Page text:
Which retailer is first on the street with Windows 7?

At shops in the bustling Xinyang market in Shanghai, fake Apple iPhones and Bose speakers were displayed alongside bootleg copies of Microsoft’s Windows 7 operating system, a week before it officially was to go on sale.

Which version do you want? Ultimate? Normal? English or Chinese?” one shopkeeper asked, proudly pointing out her ample supply of discs packed in unmarked white boxes.

People in mainland China have been able to buy pirated copies of the newest version of Microsoft’s Windows franchise this month for just 20 yuan, or $2.93, each — a fraction of list prices, which are as high as $320…

“The big issue that is driving piracy in China today is price,” said Matthew Cheung, an analyst at the research firm Gartner. “If you’re trying to sell a program that costs 2,000 yuan to a student living on 400 yuan a month, that’s simply not going to work out for most consumers…”

Violation of intellectual property rights has been a sore spot in China’s relations with its major trading partners, even as it has cracked down on rampant piracy of everything from Gucci bags to software.

Comparative incomes, cost of living, always make a difference. I grew up in a neighborhood with folks poor enough to steal shoes for the winter. And that wasn’t out of the ordinary.

Times change.

Does Steve Ballmer’s signature make you feel like partying?

Still reluctant to throw a sponsored “house party” for Windows 7 later this month?

Such reluctance would be perfectly natural on your part. After all, even if hosting such an event earns you a Signature Edition of Windows 7 Ultimate and “your very own Windows 7 Party Pack,” and puts you in the running to win a PC worth $750, there’s still a risk that your friends could start giving you slightly odd looks–especially since the parties are being wrangled by houseparty.com, which tries to convince ordinarily sane citizens to throw blowouts for corporate brands such as Ford.

Oh, but wait till you hear that the Signature Edition of Ultimate has been signed by Steve Ballmer. Yes, I know that’s enormously exciting. Just hearing that bit of news made me want to break out the official party theme decorations right here at my desk…

Actually, the Steve Ballmer version features the CEO’s signature on the front along with a gold band – similar to the numbered, limited-edition version of Windows Ultimate signed by Bill Gates, which is still being offered on Amazon.com for $109 in “used” condition…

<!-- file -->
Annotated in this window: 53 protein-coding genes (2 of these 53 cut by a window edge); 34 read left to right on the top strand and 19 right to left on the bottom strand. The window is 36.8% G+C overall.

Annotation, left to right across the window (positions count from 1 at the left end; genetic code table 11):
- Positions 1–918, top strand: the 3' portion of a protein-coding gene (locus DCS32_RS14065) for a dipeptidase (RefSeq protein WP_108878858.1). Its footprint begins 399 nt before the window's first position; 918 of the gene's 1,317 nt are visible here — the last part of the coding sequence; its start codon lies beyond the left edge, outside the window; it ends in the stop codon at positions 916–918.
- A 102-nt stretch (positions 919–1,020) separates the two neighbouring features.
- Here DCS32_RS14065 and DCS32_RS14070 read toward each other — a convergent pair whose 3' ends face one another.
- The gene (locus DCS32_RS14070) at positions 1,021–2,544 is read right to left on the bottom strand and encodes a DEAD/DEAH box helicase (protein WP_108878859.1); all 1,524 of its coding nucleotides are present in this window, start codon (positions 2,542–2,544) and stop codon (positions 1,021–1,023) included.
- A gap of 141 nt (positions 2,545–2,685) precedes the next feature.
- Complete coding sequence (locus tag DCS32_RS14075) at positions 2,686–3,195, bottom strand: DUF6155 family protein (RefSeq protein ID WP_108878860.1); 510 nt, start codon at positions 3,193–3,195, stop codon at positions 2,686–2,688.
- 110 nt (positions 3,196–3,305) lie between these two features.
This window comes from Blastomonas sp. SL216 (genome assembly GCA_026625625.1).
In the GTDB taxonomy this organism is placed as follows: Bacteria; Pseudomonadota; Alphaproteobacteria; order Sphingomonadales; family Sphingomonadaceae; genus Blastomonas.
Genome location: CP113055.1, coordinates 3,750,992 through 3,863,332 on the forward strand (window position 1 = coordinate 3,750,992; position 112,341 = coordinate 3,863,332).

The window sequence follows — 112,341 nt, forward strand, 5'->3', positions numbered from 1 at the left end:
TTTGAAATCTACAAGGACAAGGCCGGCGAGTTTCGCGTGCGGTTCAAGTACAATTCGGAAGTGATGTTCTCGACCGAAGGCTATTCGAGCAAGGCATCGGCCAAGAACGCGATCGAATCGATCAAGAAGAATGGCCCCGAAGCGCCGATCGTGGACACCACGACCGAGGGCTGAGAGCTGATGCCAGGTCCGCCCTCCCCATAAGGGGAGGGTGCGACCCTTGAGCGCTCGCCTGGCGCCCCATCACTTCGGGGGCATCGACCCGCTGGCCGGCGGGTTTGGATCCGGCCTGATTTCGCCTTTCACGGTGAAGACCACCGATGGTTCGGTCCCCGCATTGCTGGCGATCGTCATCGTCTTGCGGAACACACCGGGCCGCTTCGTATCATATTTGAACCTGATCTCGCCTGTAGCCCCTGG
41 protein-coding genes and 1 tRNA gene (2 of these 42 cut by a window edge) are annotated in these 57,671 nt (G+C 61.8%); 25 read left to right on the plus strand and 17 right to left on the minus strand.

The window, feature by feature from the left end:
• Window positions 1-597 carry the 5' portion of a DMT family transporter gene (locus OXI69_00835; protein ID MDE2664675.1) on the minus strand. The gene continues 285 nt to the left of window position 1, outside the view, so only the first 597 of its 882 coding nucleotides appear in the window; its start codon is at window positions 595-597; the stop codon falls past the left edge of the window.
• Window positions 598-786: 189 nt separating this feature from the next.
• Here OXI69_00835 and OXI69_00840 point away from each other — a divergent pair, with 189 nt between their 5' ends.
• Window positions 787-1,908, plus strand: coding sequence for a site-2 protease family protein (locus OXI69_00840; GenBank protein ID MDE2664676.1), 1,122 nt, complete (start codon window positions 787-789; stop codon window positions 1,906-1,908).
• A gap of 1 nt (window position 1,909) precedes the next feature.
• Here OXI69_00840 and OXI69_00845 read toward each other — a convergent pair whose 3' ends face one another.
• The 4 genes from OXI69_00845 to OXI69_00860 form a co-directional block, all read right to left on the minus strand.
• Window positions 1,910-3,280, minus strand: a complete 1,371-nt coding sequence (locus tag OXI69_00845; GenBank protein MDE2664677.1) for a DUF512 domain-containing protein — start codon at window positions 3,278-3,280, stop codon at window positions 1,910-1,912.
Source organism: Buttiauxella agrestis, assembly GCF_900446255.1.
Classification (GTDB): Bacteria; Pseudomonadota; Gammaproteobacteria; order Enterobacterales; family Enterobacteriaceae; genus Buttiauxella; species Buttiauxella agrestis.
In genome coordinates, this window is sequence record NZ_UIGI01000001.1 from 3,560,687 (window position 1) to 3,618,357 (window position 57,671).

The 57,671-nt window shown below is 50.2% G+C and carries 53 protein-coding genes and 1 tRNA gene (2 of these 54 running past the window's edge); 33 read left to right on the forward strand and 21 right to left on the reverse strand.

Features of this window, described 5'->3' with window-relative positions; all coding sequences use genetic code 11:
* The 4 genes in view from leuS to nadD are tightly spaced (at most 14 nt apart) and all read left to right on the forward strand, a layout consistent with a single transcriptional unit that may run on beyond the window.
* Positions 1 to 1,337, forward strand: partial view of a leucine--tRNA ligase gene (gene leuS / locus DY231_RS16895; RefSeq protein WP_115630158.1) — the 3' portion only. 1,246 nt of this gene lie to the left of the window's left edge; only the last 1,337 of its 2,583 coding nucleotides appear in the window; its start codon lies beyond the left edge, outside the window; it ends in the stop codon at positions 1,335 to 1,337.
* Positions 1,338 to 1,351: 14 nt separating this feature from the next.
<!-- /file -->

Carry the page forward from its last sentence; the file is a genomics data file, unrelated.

Doesn’t that perk your enthusiasm? Casting around on the Microsoft site, I’m not seeing a place to preorder the Signature Edition, so if you want it, you may actually have to bite the bullet and sign up to string those “Family-Friendly Fun” streamers around your humble abode.

I can hardly stand the excitement!

Microsoft wants you to organize parties for Windows 7. Really.

Microsoft is asking people to hold parties in their homes to celebrate the launch of Windows 7. Does this raise anticipation to a fever pitch? Well, no.

There is a site called houseparty.com, easily one of the worst ideas I have ever stumbled across, where people can sign-up to hold parties to support commercial products.

And there, right above the Mexican Avocado party and one for the previously-respectable Dr. Andrew Weil’s baby products line, sits “Windows 7 Launch Party…Global!”

Be a part of Windows history,” the site promises. “Host a Windows 7 Launch Party. Have Fun. Help Your Friends!”

Help your friends ditch Vista?…

And then there’s the kicker, “Apply online to host a Launch Party. Choose a day from October 22-29 and if you’re selected, you’ll not only receive a special Signature Edition of Windows 7 Ultimate but your very own Windows 7 Party Pack.”

Har! Someone at Microsoft has been smoking the seeds.

Six in 10 companies plan to skip Microsoft Windows 7

Six in 10 companies in a survey plan to skip the purchase of Microsoft Corp’s Windows 7 computer operating system, many of them to pinch pennies and others over concern about compatibility with their existing applications.

Windows 7 will be released October 22, but has already garnered good reviews, in contrast to its disappointing current version, Windows Vista.

Many of the more than 1,000 companies that responded to a survey by ScriptLogic Corp say they have economized by cutting back on software updates and lack the resources to deploy Microsoft’s latest offering.

I think the active definition is that they’re “unwilling” to deploy those resources. And that’s something that Microsoft has had to face increasingly since XP. Simply planking the next-gen Windows OS on retail PC’s and waiting for corporate IT depts to begin support – is over and done with.

ScriptLogic Corp, which provides help to companies in managing their Microsoft Windows-based networks, sent out 20,000 surveys to information technology administrators to learn the state of the market…

The survey found about 60 percent of those surveyed have no plans to deploy Windows 7, 34 percent will deploy it by the end of 2010 and only 5.4 percent will deploy by year’s end…

But there were reasons other than money for staying away from Windows 7. Another 39 percent of those surveyed said they had concern about the compatibility of Windows 7 with existing applications.

IT departments want to wait for the deployment of the 1st Service Pack – to back away from stability worries.

There are many industries where the XP-based software they’re running – or even older – does everything they need just fine. Why spend the money for bells and whistles that aren’t required to kee their systems happy?

Reversing Windows 7 to XP gets yet another reprieve – again

In a reversal of its earlier stance, Microsoft officials confirmed that customers will be able to downgrade from Windows 7 to Windows XP for a year and a half after the new system ships, or until the first Service Pack drops — whichever comes first.

While some industry observers the modified downgrade policy is a change for the better, at least one analyst says Microsoft still hasn’t enough to provide options for enterprises.

This industry observer says Microsoft simply hasn’t a clue!